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Our Christmas mailbag includes thoughts on public transit and the Oregon International Air Show.

Planners should think beyond reflex

While I'm not particularly surprised by Rachel Dawson's recent reflection on Metro's transit plans and use of taxpayer dollars, I am nonetheless disturbed by her particular line of thought.

Ms. Dawson argues that voters ought to turn out to deny funding for Metro because their only interest is in "pet projects" that residents don't want. What they want is more roads and widening of already-congested freeways in the Portland area.

Refer to Rachel Dawson's commentary, published Dec. 11, 2019, about the gap between regional transit planning and what residents say they want.

There's no surprise in the fact that when surveyed individually, tri-county residents respond preferentially in favor of those things that perpetuate old American habits. That is to say, the individual freedom to hop in a car (usually, by one's lonesome self) and commute to work. Similar to other constituent groups, single-car commuters are likely to hold the belief that commuting alone in the privacy of a car is a constitutional, God-given right.

As long as I can remember — going back to my childhood in 1950's Southern California — this was one of the promises of the Great American Dream. I experienced, personally, what that "dream" perpetuated: skies so choked with smog that high school swim practices (SoCal had mostly outdoor pools) were routinely canceled for "health reasons."

Given individual choice and the individual investment in mortgage-sized car payments, of course, people will choose to drive that car. Yet, with the exception of the rural Montanas and back-road South Dakotas and the like, Americans live predominately today in urban communities. More to the point: We live in community. And that means making communal decisions that promote communal goals, which may indeed conflict with individual wants.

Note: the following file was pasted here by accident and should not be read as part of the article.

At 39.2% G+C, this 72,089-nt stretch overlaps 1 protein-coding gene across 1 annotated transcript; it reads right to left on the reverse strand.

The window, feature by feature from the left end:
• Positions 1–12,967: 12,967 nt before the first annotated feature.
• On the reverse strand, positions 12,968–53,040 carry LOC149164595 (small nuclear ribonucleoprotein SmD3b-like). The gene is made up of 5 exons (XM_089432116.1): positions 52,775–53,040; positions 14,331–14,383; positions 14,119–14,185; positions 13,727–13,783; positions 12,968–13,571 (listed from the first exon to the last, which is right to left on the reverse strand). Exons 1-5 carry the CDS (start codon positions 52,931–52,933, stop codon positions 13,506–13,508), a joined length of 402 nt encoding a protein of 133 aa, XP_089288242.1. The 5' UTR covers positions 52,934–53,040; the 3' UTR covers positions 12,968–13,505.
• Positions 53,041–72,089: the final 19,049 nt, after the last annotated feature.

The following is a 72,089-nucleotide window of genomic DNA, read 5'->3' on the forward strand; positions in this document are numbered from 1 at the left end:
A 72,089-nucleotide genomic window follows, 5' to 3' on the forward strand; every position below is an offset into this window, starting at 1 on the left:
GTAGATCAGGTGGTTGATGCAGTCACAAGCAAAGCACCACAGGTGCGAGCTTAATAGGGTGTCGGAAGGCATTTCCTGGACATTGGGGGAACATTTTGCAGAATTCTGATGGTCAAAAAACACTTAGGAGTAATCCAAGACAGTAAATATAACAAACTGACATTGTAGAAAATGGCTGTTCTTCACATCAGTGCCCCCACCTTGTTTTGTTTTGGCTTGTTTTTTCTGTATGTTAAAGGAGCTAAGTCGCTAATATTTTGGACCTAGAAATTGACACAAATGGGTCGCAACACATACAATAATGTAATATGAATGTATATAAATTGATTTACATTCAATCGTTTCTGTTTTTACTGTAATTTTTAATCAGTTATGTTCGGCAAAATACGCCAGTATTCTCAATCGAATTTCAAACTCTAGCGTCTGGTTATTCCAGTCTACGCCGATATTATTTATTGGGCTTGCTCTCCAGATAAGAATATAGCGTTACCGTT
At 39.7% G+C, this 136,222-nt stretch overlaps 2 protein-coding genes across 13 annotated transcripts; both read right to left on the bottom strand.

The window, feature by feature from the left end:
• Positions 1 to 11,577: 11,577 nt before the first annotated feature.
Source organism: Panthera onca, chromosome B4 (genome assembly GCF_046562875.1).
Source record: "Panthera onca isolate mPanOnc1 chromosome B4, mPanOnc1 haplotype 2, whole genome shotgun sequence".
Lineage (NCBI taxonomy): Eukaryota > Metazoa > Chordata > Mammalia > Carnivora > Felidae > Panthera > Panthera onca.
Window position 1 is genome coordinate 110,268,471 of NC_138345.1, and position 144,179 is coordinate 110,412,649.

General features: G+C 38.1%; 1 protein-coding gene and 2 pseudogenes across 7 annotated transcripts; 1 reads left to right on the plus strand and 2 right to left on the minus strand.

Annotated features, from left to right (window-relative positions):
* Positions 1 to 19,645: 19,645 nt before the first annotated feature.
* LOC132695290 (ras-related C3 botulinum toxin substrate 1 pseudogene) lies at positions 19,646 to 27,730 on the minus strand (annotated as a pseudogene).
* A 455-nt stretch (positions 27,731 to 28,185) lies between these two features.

In the case of Portland, and Oregon as a whole, that may mean enduring the pain of clogged freeways and frustrating commutes until people are prodded into changing their habits. Metro, thank you for thinking bigger than the Rachel Dawsons of the world.

Timothy Rake, Forest Grove

Hillsboro has outgrown the air show

The Oregon International Air Show is not returning to Hillsboro next year (and possibly the following year) because the Thunderbirds and Blue Angels will not perform at Hillsboro because the required safety areas do not meet the standards they must meet.

The growth of Hillsboro in and around the airport are factors in this decision.

Of course, this should raise the question how prudent is it to continue having a major air show at the Hillsboro Airport, putting at risk major manufacturing sites and residences. Memory should remind us of an air show-related crash several years ago in a residential area between the airport and Intel.

Citizens should question how much oversight the city of Hillsboro provides for the air show. It appears the air show management is independent of the city and the Port of Portland, which leaves open the question of who is representing the citizens of Hillsboro?

As your article said, when Swede Ralston started the Hillsboro air show in 1947, he wanted to showcase the fledgling airport. The airport has since taken flight beyond what he probably dreamed and is an integral part of the local economy. The air show is now just another entertainment venue, which alters the risk-reward calculations significantly.

Michael R. Gallagher, Hillsboro


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